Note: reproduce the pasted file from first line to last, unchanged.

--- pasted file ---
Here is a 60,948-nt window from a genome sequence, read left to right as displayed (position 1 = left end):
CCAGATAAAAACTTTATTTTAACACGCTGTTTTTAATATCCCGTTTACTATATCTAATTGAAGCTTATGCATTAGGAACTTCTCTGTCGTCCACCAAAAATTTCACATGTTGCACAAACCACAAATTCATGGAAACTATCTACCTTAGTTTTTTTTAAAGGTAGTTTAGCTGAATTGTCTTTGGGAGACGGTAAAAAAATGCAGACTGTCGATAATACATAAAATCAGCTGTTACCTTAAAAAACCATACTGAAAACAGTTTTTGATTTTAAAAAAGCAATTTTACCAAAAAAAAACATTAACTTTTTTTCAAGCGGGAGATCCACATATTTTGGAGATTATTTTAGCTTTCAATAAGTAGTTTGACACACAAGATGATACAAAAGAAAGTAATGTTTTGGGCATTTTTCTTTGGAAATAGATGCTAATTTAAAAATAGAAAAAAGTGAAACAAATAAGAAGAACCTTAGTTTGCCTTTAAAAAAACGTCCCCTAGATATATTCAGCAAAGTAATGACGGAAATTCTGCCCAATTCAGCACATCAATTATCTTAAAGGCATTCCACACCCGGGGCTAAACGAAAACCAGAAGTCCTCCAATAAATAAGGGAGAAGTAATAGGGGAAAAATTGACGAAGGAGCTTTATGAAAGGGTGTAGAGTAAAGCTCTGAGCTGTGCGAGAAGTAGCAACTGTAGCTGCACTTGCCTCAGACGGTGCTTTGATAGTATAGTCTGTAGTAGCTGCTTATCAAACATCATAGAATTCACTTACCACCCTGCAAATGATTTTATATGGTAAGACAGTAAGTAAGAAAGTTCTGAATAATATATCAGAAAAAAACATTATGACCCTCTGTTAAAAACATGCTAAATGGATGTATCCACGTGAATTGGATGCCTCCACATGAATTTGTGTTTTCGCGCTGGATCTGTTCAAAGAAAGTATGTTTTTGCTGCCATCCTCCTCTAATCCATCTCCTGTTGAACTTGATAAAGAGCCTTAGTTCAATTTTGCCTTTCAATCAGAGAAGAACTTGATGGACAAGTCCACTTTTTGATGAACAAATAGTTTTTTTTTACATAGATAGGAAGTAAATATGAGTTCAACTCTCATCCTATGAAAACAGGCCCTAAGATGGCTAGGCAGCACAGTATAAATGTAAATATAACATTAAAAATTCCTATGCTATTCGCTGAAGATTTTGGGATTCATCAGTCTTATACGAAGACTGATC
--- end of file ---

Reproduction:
Here is a 60,948-nt window from a genome sequence, read left to right as displayed (position 1 = left end):
CCAGATAAAAACTTTATTTTAACACGCTGTTTTTAATATCCCGTTTACTATATCTAATTGAAGCTTATGCATTAGGAACTTCTCTGTCGTCCACCAAAAATTTCACATGTTGCACAAACCACAAATTCATGGAAACTATCTACCTTAGTTTTTTTTAAAGGTAGTTTAGCTGAATTGTCTTTGGGAGACGGTAAAAAAATGCAGACTGTCGATAATACATAAAATCAGCTGTTACCTTAAAAAACCATACTGAAAACAGTTTTTGATTTTAAAAAAGCAATTTTACCAAAAAAAAACATTAACTTTTTTTCAAGCGGGAGATCCACATATTTTGGAGATTATTTTAGCTTTCAATAAGTAGTTTGACACACAAGATGATACAAAAGAAAGTAATGTTTTGGGCATTTTTCTTTGGAAATAGATGCTAATTTAAAAATAGAAAAAAGTGAAACAAATAAGAAGAACCTTAGTTTGCCTTTAAAAAAACGTCCCCTAGATATATTCAGCAAAGTAATGACGGAAATTCTGCCCAATTCAGCACATCAATTATCTTAAAGGCATTCCACACCCGGGGCTAAACGAAAACCAGAAGTCCTCCAATAAATAAGGGAGAAGTAATAGGGGAAAAATTGACGAAGGAGCTTTATGAAAGGGTGTAGAGTAAAGCTCTGAGCTGTGCGAGAAGTAGCAACTGTAGCTGCACTTGCCTCAGACGGTGCTTTGATAGTATAGTCTGTAGTAGCTGCTTATCAAACATCATAGAATTCACTTACCACCCTGCAAATGATTTTATATGGTAAGACAGTAAGTAAGAAAGTTCTGAATAATATATCAGAAAAAAACATTATGACCCTCTGTTAAAAACATGCTAAATGGATGTATCCACGTGAATTGGATGCCTCCACATGAATTTGTGTTTTCGCGCTGGATCTGTTCAAAGAAAGTATGTTTTTGCTGCCATCCTCCTCTAATCCATCTCCTGTTGAACTTGATAAAGAGCCTTAGTTCAATTTTGCCTTTCAATCAGAGAAGAACTTGATGGACAAGTCCACTTTTTGATGAACAAATAGTTTTTTTTTACATAGATAGGAAGTAAATATGAGTTCAACTCTCATCCTATGAAAACAGGCCCTAAGATGGCTAGGCAGCACAGTATAAATGTAAATATAACATTAAAAATTCCTATGCTATTCGCTGAAGATTTTGGGATTCATCAGTCTTATACGAAGACTGATC